How to Contribute
Getting the Code
- Fork the repo and configure a remote
- Make sure you're synced with the remote
- Make your edits in a new branch (branch from master for issue fixes, dev for new features)
- Open a pull request when you're done.
We've been both overwhelmed and humbled by the level of support we've received for this. Please be patient as we try to play catchup to onboard new developers/designers.
What Can I Work On?
Request an invite to our Trello board
Holler at us? Shoot an email to email@example.com and we'll get you a Slack invite (we'll install Slackin... someday)
Check the Wiki for information about the technology stack, dev environment setup, etc.
If you catch bugs, etc. please file issues. Anyone is free to take a stab at solving any existing problems found there :-)
GreenMaven Vision and Business Case
GreenMaven helps the local food movement scale up by connecting growers and consumers via direct peer to peer exchange. Food buyers get easy access to all the growers in their community; the growers get access to a busy marketplace with low barriers to entry.
A grower is traditionally connected to a customer either directly (on-farm sales, farmers markets, CSA), or via a food hub intermediary, or by restaurants and wholesalers. This traditional model comes with a number of problems for both parties, as well as for the future scalability of the local/beyond-organic food movement.
Grower Problems: Gaining entry into farmers markets (especially popular ones) can be extremely difficult for new grower; next to impossible if they're hobby growers or otherwise working part-time. Selling on-farm requires the farmer's time that could otherwise be spent in the field, and makes grocery logistics more difficult for consumers since on-farm markets have extremely limited hours. CSAs offload a great deal of risk onto the consumer (the customer pays even if there's no harvest, and often doesn't get to choose their items), and only appeal to a small number of people; the small number of these types of customers makes them very difficult/expensive for producers to acquire. Restaurants and wholesalers, while potentially providing a stable income and large orders, require significant price cuts and demand levels that can overwhelm smaller producers.
Buyer Problems: Buying local is a logistical nightmare compared to the convenience of the grocery store. A week's worth of local groceries could involve trips to two farmers markets, a boutique grocer, a farm store, and a CSA box. While this itinerary is certainly possible for the particulary committed, it presents a high barrier to entry that's arguably keeping a lot of them out of the Local marketplace. Physical food hubs alleviate part of the convenice problem, but for a very high price; the barrier to entry just shifts from a logistics problem to a budget problem. Seasonality is also a problem, as farmers markets often shut down in the winter even while many producers keep growing. This leaves buyers at the mercy of high-priced hubs and grocers, and long trips to multiple farms in the countryside.
In sum, the current suite of vehicles connecting producers and consumers limits the ability of the local food movement to scale, because it's too difficult for both producers and consumers to enter (or persist in) the market.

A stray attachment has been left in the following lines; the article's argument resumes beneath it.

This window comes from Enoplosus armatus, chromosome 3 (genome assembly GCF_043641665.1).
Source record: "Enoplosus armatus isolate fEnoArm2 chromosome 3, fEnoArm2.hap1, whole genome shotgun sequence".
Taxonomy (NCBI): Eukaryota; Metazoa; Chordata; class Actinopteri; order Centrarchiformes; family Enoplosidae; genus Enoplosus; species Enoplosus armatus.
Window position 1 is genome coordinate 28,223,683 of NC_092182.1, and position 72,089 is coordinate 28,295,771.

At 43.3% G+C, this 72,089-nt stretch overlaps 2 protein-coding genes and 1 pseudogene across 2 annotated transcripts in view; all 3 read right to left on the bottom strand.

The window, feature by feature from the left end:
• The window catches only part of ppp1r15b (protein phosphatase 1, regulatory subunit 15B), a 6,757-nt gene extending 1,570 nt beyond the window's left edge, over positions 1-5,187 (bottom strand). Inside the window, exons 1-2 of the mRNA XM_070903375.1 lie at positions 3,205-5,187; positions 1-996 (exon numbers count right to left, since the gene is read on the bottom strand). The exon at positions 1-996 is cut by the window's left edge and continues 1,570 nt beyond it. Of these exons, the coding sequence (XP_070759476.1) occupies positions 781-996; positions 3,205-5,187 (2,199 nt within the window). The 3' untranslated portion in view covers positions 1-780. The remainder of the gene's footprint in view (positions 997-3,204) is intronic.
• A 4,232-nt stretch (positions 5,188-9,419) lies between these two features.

GreenMaven fills the gap left by traditional sales vehicles. The premise is simple: producers publish their inventory, consumers publish their grocery lists, and GreenMaven works as a matchmaker. This can occur via direct search (e.g. a customer searching on a specific item to see what producers have what items, and when/where they can be procured), or via automated exchange (e.g. a customer enters a grocery list, allowing GreenMaven to pick producers based on pre-defined criteria and create a grocery shopping itinerary that's executed either by the customer himself or a third party who delivers.)
The producer benefits from a larger pool of retail customers and a market that's active 24/7. She is able to sell at a larger volume but for near-retail prices, without losing direct connection to the customer. She can also limit her time spent at farmers markets and otherwise trying to secure sales.
The buyer no longer has to risk sellouts, parking fights, bad weather, and inconvenient hours as farmers markets. None of the risk, up-front payments, and lack of selection in CSAs. None of the extreme markup from third-party retailers. And no more of the uncertainty that comes from wondering if they know who all the farmers are in the local foodscape. The consumer also enjoys lower prices as compared to traditional market vehicles.
1.) More new producers and small hyperlocal producers (i.e. home gardeners) are able to enter the market because of the low barrier to market exposure.
2.) Producers are able to lower their prices because the costs of acquiring new customers and maintaining relationships with exisitng customers is much lower, but they're able to maintain both higher toplines and margins because the hub/distributor is eliminated.
3.) On-the-fence local consumers enter the market in force, as it becomes possible to locally-source a much greater share of their grocery lists conveniently, with no risk, and at a lower cost than both retailers (e.g. Whole Foods) and farmers markets.
4.) With a mature logistics system in place, retailers and restaurants may also avail themselves of the service as it offers higher quality, flexibility, and authenticity than Sysco Local or U.S. Foods.